I’m still living in my home, so why do you need to know that I’m also renting it out?  Unfortunately, this seems to be a common question ‘after’ a claim, not before.

This question has become much more common with the home sharing phenomenon that began just 10 years ago.  Today, companies like Airbnb and Couchsurfing book over 15 million travelers around the world to stay in privately owned buildings.  Now when vacationing, you don’t have to stay in hotel rooms, which can sometimes feel quite drab and boring.  Now you can stay in fully furnished and stocked homes where you can cook a full meal without having to bring your own cookware and utensils.  Makes eating leftovers from the night before much easier than it would be from a hotel room without a kitchenette.

Locally, here in Traverse City, a search for rental homes for a week in July shows over 300 available places to stay; everything from a farmhouse to a cottage, from condo units to quaint homes near downtown, from apartment units to massive lake front estates.

I know this may shock some of you, but insurance has simply not kept up with the advent of home sharing, and I know that many homeowners simply don’t think it’s necessary to contact their agent when renting out their home.  It’s only at claim time, and unfortunately, claim denial time, when these things are discovered.  We are an agency that believes strongly in educating clients to avoid claim denials, so let’s look at the issues that occur when a home is not being used as a full-time residence by the owner.

Traverse City has become a major tourist town, and as an agency that writes a lot of property insurance for clients relocating to Northern Michigan or purchasing rental property here, we thoroughly discuss this issue with perspective clients.  We are in the business of taking care of people, so it’s important for them to understand the coverage gaps and exclusions when renting a home, even if they don’t purchase their coverage from us.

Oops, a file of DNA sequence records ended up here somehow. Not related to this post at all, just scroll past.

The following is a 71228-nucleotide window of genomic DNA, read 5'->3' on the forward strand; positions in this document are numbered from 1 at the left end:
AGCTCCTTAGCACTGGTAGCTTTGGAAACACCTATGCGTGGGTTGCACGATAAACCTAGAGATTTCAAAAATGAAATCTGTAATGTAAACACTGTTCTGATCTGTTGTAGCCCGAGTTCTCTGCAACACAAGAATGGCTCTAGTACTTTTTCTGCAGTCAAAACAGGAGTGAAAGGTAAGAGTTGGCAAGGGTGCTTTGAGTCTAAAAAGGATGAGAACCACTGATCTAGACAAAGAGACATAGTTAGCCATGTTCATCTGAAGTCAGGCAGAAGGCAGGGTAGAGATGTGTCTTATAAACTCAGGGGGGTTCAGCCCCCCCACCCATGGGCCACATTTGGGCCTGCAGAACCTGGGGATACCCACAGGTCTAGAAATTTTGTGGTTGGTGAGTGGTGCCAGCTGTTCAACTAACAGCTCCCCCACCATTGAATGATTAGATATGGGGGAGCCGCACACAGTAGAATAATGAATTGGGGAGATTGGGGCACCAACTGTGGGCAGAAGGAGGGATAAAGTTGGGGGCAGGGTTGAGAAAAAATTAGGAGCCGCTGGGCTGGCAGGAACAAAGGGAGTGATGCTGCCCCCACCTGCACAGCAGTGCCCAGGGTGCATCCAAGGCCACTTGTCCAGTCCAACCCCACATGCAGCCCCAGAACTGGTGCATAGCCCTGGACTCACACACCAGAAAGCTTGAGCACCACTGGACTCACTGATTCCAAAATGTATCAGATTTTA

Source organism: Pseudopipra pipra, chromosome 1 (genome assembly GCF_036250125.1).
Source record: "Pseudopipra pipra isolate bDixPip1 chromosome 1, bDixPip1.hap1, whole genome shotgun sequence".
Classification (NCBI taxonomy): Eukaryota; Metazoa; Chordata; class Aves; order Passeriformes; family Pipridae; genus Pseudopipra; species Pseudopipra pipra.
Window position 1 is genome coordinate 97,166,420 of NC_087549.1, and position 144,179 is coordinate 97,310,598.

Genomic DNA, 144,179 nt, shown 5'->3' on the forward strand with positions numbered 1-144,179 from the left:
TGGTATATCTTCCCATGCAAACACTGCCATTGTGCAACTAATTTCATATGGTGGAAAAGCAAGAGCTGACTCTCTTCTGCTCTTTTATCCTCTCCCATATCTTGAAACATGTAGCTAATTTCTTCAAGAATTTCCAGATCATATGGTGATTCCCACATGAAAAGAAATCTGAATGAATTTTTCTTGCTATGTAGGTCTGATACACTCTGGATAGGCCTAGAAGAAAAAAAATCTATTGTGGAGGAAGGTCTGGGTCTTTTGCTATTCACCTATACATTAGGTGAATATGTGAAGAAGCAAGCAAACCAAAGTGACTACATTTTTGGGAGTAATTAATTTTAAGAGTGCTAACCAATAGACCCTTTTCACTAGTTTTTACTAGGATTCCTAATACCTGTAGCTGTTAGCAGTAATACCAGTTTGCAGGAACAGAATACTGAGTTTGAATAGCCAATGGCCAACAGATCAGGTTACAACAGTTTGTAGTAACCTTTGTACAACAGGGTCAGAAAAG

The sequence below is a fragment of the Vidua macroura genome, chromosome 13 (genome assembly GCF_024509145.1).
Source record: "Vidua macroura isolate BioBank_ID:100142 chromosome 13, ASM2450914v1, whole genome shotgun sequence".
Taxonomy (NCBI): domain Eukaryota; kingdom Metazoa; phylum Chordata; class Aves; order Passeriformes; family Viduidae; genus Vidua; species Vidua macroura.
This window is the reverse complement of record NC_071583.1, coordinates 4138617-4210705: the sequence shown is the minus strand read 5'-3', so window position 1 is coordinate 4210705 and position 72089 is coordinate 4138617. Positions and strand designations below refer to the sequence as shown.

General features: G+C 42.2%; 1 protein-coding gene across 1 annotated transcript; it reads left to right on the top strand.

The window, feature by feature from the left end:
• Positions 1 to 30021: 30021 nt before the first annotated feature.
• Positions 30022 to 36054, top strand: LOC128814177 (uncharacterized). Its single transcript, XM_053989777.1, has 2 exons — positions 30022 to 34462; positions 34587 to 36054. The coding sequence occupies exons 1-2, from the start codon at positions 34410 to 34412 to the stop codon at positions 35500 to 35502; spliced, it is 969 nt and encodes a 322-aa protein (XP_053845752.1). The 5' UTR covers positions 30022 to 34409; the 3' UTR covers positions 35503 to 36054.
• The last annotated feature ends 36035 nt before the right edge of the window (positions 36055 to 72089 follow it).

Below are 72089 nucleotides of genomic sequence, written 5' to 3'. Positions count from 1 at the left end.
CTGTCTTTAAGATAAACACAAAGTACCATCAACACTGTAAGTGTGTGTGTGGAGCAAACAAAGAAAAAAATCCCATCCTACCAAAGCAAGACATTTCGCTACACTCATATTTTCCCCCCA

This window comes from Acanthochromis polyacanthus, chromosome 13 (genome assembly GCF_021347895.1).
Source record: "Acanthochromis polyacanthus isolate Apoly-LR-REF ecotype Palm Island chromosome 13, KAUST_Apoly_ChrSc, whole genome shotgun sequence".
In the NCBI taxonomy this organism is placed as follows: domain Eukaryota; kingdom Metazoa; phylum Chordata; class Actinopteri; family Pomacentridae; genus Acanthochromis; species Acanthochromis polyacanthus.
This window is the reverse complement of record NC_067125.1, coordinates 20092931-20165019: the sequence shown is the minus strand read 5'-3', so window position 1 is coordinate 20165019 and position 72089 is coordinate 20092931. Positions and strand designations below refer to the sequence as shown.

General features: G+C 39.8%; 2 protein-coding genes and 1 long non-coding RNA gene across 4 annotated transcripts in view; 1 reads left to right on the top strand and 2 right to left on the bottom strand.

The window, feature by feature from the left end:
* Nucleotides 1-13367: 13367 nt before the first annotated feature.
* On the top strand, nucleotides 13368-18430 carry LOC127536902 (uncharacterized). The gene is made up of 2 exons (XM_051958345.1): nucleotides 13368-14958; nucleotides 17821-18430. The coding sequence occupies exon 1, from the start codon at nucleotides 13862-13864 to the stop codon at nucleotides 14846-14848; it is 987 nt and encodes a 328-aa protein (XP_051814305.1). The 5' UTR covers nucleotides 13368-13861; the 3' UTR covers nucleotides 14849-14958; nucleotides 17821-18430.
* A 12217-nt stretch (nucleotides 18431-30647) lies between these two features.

A homeowner’s insurance policy was never intended to cover homes that are not owner occupied.  The coverage form and rates were developed for people living in their home full time.  Insurance companies know from experience that owners take better care of their property than tenants who have no financial interest in the well-being of the dwelling.  Therefore, rental dwelling insurance is more expensive than homeowners.  It is written and rated for non-owner occupancy.  (This even applies when you are not charging rent, hence why I prefer to say non owner-occupied vs rented).

When we have a claim in a home protected with a home insurance policy but that is not owner-occupied at the time of loss, claim denials can be everything from no liability to protect the owner for wrongful eviction; to no coverage for theft of your personal property in the home that your renter just skated off with; to a denial of a total fire loss because you were living elsewhere and renting out your home full-time.

There are very few companies that allow a home to be rented out and remain on a home insurance ‘form’, and although we represent one of those carriers, we still need to endorse or amend the form to allow for the incidental rental exposure, and even then, the number of days the home can be rented out is limited.

As always, we are here for your questions regarding home, rental, auto, business or life insurance, and would be happy to assist with any of your insurance needs.